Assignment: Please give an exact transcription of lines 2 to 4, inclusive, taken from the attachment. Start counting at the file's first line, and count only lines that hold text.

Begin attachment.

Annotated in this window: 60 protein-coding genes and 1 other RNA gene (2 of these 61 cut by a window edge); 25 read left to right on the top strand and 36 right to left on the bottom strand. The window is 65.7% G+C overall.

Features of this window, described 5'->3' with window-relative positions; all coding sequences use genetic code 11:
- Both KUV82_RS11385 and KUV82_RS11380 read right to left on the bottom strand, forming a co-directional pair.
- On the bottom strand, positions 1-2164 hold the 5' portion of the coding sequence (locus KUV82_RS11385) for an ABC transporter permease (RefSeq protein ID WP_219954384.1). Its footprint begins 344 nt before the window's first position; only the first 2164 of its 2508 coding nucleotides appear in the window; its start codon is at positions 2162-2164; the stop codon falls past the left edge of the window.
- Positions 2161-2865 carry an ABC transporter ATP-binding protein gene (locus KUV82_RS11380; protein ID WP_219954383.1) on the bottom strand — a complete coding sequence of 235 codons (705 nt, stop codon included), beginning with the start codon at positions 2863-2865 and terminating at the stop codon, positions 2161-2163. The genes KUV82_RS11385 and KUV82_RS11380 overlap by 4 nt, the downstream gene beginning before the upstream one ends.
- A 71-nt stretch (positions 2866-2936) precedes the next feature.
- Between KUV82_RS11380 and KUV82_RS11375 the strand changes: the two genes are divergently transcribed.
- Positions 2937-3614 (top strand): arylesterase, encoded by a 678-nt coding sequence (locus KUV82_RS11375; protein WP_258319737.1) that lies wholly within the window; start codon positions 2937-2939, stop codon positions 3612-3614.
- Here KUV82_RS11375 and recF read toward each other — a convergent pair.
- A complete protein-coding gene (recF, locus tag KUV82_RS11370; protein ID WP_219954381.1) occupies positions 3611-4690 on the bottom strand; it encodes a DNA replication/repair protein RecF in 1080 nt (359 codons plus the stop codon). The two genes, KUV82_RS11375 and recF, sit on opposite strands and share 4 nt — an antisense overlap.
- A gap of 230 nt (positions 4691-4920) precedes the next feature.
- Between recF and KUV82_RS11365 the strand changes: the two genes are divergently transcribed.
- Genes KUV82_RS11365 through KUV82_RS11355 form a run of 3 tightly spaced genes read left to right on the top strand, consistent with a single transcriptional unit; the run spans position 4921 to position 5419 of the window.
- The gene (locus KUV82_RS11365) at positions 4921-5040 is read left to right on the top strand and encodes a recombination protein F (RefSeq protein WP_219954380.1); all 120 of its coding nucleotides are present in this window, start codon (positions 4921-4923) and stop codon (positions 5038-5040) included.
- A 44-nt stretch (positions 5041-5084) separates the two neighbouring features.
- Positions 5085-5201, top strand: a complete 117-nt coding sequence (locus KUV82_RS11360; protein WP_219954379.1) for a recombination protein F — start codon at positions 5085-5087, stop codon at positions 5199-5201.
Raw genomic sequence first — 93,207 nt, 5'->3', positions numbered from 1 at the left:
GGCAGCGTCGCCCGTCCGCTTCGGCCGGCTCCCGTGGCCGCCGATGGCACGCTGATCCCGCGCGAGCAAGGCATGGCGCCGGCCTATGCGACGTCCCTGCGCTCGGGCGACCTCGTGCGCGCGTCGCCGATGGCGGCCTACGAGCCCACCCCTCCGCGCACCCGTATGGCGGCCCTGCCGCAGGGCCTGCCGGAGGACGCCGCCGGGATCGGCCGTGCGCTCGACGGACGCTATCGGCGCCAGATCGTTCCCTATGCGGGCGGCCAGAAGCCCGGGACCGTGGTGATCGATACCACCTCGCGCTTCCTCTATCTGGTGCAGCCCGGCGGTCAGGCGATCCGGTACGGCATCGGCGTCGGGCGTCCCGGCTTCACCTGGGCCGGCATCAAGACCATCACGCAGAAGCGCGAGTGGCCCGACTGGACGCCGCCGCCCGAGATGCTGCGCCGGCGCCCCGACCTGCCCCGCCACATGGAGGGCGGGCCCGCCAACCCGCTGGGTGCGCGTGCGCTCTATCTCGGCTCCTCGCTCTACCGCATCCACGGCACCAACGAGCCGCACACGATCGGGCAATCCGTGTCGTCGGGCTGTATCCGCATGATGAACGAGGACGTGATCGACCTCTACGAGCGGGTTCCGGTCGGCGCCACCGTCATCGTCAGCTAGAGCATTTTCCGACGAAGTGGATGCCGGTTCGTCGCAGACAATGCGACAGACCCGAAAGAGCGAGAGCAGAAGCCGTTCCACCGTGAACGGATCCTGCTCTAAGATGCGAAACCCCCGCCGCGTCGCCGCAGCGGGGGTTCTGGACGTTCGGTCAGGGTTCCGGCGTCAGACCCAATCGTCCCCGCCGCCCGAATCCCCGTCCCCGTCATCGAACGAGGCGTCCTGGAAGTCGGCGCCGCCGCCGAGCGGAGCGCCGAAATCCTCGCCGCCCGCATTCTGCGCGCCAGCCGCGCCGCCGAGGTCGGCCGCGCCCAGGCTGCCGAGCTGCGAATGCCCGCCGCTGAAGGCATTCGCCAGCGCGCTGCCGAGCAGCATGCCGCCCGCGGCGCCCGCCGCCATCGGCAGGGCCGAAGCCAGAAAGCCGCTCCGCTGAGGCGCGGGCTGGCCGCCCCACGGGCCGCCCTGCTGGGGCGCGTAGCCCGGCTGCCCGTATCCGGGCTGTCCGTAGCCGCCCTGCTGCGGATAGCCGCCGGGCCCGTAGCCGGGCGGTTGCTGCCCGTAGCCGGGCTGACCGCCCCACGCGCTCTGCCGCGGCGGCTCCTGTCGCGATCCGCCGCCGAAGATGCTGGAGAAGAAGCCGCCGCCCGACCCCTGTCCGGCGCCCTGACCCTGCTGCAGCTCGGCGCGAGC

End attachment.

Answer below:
Features of this window, described 5'->3' with window-relative positions; all coding sequences use genetic code 11:
- Both KUV82_RS11385 and KUV82_RS11380 read right to left on the bottom strand, forming a co-directional pair.
- On the bottom strand, positions 1-2164 hold the 5' portion of the coding sequence (locus KUV82_RS11385) for an ABC transporter permease (RefSeq protein ID WP_219954384.1). Its footprint begins 344 nt before the window's first position; only the first 2164 of its 2508 coding nucleotides appear in the window; its start codon is at positions 2162-2164; the stop codon falls past the left edge of the window.